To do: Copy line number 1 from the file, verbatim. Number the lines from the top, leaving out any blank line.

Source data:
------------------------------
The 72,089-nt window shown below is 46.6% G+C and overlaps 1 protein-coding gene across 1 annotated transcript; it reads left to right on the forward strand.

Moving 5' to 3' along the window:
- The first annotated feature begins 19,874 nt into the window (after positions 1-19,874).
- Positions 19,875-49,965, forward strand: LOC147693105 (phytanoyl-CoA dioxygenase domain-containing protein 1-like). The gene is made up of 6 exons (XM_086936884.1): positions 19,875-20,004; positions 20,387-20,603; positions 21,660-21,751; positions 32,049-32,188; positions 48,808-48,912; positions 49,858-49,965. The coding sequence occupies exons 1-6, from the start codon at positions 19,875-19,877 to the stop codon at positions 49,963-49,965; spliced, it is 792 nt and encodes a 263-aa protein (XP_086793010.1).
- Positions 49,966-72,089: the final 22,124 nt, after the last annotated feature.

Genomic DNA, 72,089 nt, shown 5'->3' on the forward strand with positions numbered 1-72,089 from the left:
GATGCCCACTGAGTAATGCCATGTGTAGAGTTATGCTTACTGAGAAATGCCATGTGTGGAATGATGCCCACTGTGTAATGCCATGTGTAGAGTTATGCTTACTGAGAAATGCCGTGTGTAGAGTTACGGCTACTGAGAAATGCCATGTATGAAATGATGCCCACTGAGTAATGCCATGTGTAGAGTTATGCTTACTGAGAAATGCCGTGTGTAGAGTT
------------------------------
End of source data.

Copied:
The 72,089-nt window shown below is 46.6% G+C and overlaps 1 protein-coding gene across 1 annotated transcript; it reads left to right on the forward strand.